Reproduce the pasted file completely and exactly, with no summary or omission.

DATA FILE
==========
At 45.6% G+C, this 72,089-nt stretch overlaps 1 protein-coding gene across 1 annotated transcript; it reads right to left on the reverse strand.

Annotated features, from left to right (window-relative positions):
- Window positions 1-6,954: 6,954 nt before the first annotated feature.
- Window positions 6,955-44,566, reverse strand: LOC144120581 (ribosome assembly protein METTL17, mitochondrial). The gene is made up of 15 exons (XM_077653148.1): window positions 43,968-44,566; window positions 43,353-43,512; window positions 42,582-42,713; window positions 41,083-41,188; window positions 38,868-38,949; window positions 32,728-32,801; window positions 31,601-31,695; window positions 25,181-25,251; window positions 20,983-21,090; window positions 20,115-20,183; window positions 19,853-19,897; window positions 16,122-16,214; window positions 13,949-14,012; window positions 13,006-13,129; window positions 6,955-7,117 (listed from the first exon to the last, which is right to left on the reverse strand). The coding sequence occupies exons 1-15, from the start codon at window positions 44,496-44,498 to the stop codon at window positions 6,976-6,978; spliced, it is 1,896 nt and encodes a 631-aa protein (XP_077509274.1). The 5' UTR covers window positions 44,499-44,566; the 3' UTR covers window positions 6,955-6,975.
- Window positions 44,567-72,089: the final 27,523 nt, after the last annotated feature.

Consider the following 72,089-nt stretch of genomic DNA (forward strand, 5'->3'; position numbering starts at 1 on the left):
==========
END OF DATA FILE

At 45.6% G+C, this 72,089-nt stretch overlaps 1 protein-coding gene across 1 annotated transcript; it reads right to left on the reverse strand.

Annotated features, from left to right (window-relative positions):
- Window positions 1-6,954: 6,954 nt before the first annotated feature.
- Window positions 6,955-44,566, reverse strand: LOC144120581 (ribosome assembly protein METTL17, mitochondrial). The gene is made up of 15 exons (XM_077653148.1): window positions 43,968-44,566; window positions 43,353-43,512; window positions 42,582-42,713; window positions 41,083-41,188; window positions 38,868-38,949; window positions 32,728-32,801; window positions 31,601-31,695; window positions 25,181-25,251; window positions 20,983-21,090; window positions 20,115-20,183; window positions 19,853-19,897; window positions 16,122-16,214; window positions 13,949-14,012; window positions 13,006-13,129; window positions 6,955-7,117 (listed from the first exon to the last, which is right to left on the reverse strand). The coding sequence occupies exons 1-15, from the start codon at window positions 44,496-44,498 to the stop codon at window positions 6,976-6,978; spliced, it is 1,896 nt and encodes a 631-aa protein (XP_077509274.1). The 5' UTR covers window positions 44,499-44,566; the 3' UTR covers window positions 6,955-6,975.
- Window positions 44,567-72,089: the final 27,523 nt, after the last annotated feature.

Consider the following 72,089-nt stretch of genomic DNA (forward strand, 5'->3'; position numbering starts at 1 on the left):